Prepare for a power shift after Germany’s general election

Wolfgang Münchau

At the moment the executive is strong, the legislature is weak. This is going to reverse

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Angela Merkel has poured cold water on Boris Johnson's vision of Britain's relations with the EU
 

The Brexit vote was the ultimate electoral upset this year. The US elections and the Italian constitutional referendum may be next, followed by the Dutch and French elections next year.

What about Germany, where elections are due in the autumn of 2017? Is an electoral upset there possible as well?

Yes and no. The interesting question is not who will win. The answer is: very likely Chancellor Angela Merkel if she decides to run. It is quite possible that the same “grand coalition” government will emerge, less grand perhaps, but with mostly the same ministers. What makes this election so interesting and important for the rest of Europe is a likely power shift within the Bundestag.

We caught a whiff of the pending power shift at last week’s elections in Ms Merkel’s home state of Mecklenburg-Vorpommern, north-east Germany. The chancellor’s Christian Democrats suffered one of their worst results in the party’s history, ending up with less than 20 per cent of the vote. It came third behind the Alternative for Germany (AfD), which started life as an anti-euro party and has now morphed into a nationalist anti-immigrant party.
 
The AfD is not represented in the Bundestag. Nor are the liberal Free Democrats. Right now, the grand coalition parties — the CDU, its Bavarian sister party, CSU, and the Social Democrats — hold 80 per cent of the seats. The Greens and the Left party hold the rest.

All this will change next year. The latest opinion poll by Insa puts the AfD at 15 per cent of the vote nationwide. The FDP has recovered from its defeat in 2013 and is on course to clear the 5 per cent threshold required for entry to the Bundestag. That alone will ensure that the majority of the grand coalition parties will shrink as Germany adjusts to a seven-party parliament. In addition, both the CDU/CSU and the SPD have lost support since the last election. The CDU is down by 10 percentage points. The polls put the two coalition partners at barely over 50 per cent.
 
One of the reasons any change in the composition of parliament matters is the internal division between the CDU and the CSU on Europe and immigration. Ms Merkel has no problem organising majorities at present. But if the polls are borne out at the ballot box next year, the Bundestag will be able to constrain her on matters ranging from Brexit to the debate on the future of the EU and the eurozone. Today the executive is strong and the legislature is weak. This is going to reverse.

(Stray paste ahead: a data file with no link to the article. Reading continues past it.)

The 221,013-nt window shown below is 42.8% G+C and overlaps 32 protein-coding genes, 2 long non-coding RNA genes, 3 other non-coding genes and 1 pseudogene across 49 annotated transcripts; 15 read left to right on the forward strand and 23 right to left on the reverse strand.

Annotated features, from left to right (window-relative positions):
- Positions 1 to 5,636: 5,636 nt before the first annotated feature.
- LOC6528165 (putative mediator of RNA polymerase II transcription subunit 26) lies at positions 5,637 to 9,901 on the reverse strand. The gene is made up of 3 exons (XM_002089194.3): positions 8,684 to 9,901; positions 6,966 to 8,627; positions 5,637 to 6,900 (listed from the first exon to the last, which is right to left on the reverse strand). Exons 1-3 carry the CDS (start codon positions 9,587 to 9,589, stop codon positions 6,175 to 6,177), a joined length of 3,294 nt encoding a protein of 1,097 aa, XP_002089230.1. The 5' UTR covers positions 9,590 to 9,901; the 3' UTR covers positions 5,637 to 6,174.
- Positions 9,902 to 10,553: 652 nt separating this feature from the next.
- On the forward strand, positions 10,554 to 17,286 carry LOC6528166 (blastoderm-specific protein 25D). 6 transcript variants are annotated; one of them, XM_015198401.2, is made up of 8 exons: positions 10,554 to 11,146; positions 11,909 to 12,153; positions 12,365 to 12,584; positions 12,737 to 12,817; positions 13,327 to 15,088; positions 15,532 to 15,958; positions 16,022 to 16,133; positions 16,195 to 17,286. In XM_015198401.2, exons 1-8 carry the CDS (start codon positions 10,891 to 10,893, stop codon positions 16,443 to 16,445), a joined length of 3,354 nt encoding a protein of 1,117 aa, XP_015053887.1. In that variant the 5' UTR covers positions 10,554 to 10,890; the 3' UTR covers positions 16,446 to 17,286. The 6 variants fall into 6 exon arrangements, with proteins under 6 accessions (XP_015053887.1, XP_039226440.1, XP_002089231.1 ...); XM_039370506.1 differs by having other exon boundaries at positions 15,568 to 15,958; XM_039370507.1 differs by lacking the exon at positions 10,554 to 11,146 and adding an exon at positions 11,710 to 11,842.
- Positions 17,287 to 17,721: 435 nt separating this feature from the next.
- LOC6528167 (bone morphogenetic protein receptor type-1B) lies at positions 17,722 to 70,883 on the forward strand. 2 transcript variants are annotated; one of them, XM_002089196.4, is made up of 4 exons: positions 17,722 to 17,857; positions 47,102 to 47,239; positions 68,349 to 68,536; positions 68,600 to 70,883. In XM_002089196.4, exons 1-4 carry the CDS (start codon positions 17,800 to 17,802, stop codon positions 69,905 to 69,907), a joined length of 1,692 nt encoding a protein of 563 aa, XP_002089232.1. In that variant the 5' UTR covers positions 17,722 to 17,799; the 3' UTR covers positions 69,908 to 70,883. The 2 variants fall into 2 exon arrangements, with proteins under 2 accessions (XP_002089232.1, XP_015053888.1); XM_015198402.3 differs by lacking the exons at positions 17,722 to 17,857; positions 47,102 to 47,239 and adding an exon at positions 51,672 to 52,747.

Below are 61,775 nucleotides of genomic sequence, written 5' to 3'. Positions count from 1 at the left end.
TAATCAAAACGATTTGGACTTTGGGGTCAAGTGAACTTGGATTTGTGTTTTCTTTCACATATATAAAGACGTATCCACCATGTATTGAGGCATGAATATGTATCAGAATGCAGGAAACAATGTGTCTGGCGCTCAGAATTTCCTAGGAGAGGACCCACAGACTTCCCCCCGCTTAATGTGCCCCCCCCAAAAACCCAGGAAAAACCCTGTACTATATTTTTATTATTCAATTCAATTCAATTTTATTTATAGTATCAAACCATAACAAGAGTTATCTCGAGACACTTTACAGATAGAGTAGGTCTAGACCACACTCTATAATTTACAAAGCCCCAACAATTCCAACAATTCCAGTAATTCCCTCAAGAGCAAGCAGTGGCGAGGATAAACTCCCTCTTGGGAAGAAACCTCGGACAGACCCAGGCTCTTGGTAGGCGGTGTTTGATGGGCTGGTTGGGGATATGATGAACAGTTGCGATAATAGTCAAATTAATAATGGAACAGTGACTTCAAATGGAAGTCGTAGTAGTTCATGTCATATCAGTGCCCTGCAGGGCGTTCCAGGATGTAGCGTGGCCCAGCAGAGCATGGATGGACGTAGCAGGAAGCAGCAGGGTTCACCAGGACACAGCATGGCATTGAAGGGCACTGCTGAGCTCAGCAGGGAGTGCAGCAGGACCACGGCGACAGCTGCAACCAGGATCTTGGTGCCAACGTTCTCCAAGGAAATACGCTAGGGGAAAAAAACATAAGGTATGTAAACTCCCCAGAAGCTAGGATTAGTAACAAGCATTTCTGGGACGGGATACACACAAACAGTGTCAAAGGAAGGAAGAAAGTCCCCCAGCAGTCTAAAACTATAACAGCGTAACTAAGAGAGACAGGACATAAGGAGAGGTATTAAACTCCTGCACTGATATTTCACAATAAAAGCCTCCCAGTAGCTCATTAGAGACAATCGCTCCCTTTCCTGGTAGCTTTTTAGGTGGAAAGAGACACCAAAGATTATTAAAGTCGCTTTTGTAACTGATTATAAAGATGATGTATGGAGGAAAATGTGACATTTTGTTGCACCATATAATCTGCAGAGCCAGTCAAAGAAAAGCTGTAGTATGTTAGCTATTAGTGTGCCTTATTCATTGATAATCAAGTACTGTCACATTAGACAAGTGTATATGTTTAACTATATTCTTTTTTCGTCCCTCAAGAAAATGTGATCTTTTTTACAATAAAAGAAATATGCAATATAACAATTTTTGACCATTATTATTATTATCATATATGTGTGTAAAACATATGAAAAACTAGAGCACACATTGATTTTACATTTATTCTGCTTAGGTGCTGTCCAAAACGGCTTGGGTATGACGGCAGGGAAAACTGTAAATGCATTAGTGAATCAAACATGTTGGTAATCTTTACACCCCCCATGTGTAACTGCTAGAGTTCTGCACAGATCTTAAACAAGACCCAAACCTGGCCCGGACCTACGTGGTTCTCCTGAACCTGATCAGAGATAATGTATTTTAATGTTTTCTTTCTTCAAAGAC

One area where this could be reflected in policy is Germany’s approach towards Greece. I cannot see how a Bundestag composed as foreshadowed in the current polls could agree to a Greek debt restructuring. During negotiations on the Greek programme this year, Wolfgang Schäuble, German finance minister, persuaded Brussels and Washington that there is no political room for manoeuvre in Germany in favour of a Greek debt writedown before the 2017 elections. He failed to mention that there will be even less room afterwards.
 
Previously, Ms Merkel was able to agree to eurozone rescue operations as well as bailout programmes for Greece, Ireland, Portugal and Spain because there was no effective opposition.

That will change from 2017 because the government’s majority is likely to shrink, and the opposition will be hostile.

What about Brexit? Of all political parties in Europe, the CDU is among the least concerned about the precise form a British departure will take, and would probably accept some trade-off between immigration control and single market access. But after next year, the CDU’s ability to press for a soft Brexit will be diminished. The SPD does not want it. Nor do the Greens. The AfD will be hostile, not least because the British Conservatives expelled them from their grouping in the European Parliament. The Left party can be relied on to be against, and if the FDP is in opposition, they might also reject it.
 
Then there are the implications of a changed composition of the Bundestag for Germany’s contribution to the debate on the future of Europe. EU leaders are scheduled to meet this Friday for a summit in Bratislava, Slovakia, to brainstorm ideas for a post-Brexit Europe.

Nothing much will come of this meeting, but a discussion about the future of Europe will have to start in earnest after next year’s round of elections. With the AfD as the main opposition party, flanked by the FDP, and a divided CDU/CSU, I cannot see any serious progress towards further integration.

Germany’s elections thus matter a great deal. And, to paraphrase Mario Draghi, president of the European Central Bank, the risks are firmly tilted to the downside.

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